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Digital technologies and networks are revolutionising business in the Middle East, the Saudi Gazette reported this month. Firms in the region are increasingly adopting technologies such as the ‘internet of things’, a network system that is predicted to boost productivity by 30 per cent between now and 2018. The story was based on two reports: one by business services company Deloitte and another by forecasting firm The Economist Intelligence Unit. [1,2]
One of Deloitte’s most striking predictions is that the region’s online consumer market is set to nearly double between 2015 and 2018 to reach US$30 billion. I spoke to Duncan Stewart, director of technology, media and telecommunications research at Deloitte Canada and coauthor of the report, to find out which new technologies make up this ‘digital Islamic economy’ and what their impact might be on people in the Middle East and further afield.
“In some of the smart city and smart sensor type applications, IoT sometimes replaces electric, gas and water meter readers.”
Duncan Stewart, Deloitte, Canada
Stewart tells me the region is an early adopter of several of the latest technologies to shake up consumer markets and services. Across the Middle East, governments are providing services such as simplified utility bill payments through mobile devices. These m-gov applications enable faster information flow and provide a highly personalised customer service, among other benefits.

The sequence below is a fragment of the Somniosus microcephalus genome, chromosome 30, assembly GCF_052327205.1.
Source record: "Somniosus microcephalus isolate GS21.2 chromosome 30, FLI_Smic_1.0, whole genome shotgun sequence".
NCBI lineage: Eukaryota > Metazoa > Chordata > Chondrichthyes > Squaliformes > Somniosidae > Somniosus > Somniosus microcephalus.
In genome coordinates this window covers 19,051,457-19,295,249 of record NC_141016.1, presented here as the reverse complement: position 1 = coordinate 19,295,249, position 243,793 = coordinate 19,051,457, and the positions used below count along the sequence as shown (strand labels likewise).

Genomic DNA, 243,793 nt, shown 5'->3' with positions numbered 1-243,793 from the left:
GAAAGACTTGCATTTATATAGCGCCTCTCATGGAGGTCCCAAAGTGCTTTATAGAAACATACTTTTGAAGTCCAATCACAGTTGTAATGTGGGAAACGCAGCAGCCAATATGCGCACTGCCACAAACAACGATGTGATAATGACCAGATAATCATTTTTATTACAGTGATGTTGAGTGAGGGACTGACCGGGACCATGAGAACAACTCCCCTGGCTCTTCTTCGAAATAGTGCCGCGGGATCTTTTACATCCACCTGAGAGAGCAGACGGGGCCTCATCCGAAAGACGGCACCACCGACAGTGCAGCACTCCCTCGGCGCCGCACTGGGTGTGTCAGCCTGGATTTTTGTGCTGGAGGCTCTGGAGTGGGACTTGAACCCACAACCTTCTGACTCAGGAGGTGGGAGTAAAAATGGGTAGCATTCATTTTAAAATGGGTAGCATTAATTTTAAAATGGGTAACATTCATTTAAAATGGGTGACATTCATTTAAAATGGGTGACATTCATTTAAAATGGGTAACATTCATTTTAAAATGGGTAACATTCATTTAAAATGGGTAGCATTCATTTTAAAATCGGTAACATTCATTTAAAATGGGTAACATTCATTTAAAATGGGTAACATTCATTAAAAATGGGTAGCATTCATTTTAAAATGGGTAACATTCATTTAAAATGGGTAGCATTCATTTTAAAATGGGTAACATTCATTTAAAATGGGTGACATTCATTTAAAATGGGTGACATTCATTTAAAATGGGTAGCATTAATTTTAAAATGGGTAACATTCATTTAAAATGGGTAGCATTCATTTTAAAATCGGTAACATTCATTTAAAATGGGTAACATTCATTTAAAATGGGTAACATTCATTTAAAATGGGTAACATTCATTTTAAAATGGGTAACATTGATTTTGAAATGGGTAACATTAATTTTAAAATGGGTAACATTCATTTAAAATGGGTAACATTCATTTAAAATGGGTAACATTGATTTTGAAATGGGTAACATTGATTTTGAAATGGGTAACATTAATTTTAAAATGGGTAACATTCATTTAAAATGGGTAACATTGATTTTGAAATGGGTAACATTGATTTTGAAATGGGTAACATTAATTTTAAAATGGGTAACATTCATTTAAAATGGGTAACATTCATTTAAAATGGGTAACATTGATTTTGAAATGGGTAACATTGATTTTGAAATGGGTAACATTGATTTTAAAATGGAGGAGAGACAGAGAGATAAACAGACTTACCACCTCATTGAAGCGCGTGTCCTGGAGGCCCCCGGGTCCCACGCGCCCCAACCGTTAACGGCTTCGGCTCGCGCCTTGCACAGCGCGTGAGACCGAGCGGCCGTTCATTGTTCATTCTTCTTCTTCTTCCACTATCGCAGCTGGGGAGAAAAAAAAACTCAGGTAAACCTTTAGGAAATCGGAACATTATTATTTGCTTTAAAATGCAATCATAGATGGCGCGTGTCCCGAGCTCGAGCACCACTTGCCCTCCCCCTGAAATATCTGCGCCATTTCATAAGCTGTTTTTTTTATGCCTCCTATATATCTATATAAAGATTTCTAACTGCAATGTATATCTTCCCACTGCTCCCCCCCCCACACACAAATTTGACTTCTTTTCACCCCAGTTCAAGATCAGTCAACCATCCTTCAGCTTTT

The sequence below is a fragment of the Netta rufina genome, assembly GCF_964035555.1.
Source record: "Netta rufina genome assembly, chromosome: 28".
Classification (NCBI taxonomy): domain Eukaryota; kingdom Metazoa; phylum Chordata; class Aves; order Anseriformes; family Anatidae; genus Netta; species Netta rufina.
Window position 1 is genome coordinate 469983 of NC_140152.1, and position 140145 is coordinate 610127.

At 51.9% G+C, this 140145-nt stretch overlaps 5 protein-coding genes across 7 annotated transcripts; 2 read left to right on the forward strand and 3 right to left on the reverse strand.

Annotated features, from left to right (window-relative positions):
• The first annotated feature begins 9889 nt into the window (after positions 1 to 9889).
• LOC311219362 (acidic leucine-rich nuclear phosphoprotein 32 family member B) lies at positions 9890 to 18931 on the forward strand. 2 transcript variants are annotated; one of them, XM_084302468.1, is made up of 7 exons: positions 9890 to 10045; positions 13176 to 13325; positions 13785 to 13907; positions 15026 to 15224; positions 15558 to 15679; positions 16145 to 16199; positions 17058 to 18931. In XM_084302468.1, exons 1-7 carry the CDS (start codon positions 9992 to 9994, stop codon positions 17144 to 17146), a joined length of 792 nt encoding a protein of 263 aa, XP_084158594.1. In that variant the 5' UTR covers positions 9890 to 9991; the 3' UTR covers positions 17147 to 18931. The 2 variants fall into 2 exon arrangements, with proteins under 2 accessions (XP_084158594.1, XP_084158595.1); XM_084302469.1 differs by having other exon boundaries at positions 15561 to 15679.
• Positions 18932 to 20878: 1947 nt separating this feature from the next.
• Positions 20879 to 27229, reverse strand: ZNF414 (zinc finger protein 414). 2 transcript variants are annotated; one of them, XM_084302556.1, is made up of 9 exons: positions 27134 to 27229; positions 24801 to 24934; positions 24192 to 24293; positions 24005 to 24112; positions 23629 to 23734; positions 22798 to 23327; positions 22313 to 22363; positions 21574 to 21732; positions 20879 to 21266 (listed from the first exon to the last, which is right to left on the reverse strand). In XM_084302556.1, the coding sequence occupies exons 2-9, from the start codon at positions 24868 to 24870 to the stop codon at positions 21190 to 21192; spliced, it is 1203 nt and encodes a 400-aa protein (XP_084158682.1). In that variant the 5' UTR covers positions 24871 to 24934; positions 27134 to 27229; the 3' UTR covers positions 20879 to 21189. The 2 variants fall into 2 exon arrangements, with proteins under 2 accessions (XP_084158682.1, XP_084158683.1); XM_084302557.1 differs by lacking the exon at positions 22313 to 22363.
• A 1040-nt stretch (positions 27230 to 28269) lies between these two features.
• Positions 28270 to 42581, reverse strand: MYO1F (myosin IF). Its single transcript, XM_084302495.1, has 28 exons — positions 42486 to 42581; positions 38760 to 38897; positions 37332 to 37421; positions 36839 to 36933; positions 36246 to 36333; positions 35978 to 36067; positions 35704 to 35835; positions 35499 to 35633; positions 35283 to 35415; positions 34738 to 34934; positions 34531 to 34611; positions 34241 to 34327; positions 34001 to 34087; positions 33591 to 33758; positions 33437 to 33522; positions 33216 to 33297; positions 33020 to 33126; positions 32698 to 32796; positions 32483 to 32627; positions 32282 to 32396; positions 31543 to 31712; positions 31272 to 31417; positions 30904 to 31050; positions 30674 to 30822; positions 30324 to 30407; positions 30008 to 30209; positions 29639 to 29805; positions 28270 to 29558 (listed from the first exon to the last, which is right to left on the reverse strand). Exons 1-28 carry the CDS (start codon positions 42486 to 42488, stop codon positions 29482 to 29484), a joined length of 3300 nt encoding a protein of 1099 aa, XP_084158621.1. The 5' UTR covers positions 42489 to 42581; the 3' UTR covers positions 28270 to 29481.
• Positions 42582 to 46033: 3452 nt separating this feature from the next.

And companies and countries across the Middle East are not just using these services, but are also nurturing digital innovation. According to the Deloitte report, nearly a quarter of all m-gov services available worldwide were developed in the region, with the United Arab Emirates making huge inroads.
But whereas m-gov services improve the lives of ordinary people, Stewart says that other new technologies may offer them little benefit. In fact, such technologies often replace human labour.
This is particularly true with the ‘internet of things’ (IoT) — an internet system that allows physical objects to connect and share data with each other, manufacturers, applications and consumers. “In some of the smart city and smart sensor type applications, IoT sometimes replaces electric, gas and water meter readers,” Stewart explains. “It can also, for instance, automate inspection on roadways.” And this eliminates jobs.
As well as this jobs threat, the IoT is also unlikely to be of any practical use to ordinary people. This is because administering such devices is complex. The real benefits, Stewart adds, are the massive streams of data these connected devices produce. For example, oil and gas companies now use networks of sensors to collect and share data on machinery and pipelines. Currently, it is only really big corporations like these that will benefit, Stewart says.
As for individuals, for smaller businesses in the Middle East, the real challenges are more basic. It’s not about using IoT better, but about having a website and being able to send and receive emails, Stewart says. And this is likely to be the case with small firms in low-income countries worldwide, he says.
It is this “connectivity chasm” that is the real issue for small businesses and their staff, Stewart says. “We expect to see governments around the world pay attention not just to the average speed, but also to the gap between the fastest and the slowest, with the aim of making this connectivity chasm narrower.”
 Paul Lee and Duncan Stewart Technology, media & telecommunications predictions 2015: Middle East (Deloitte, 29 March 2015)
 The hyperconnected economy: phase 2 — Hyperconnected organisations (The Economist Intelligence Unit, 4 May 2015)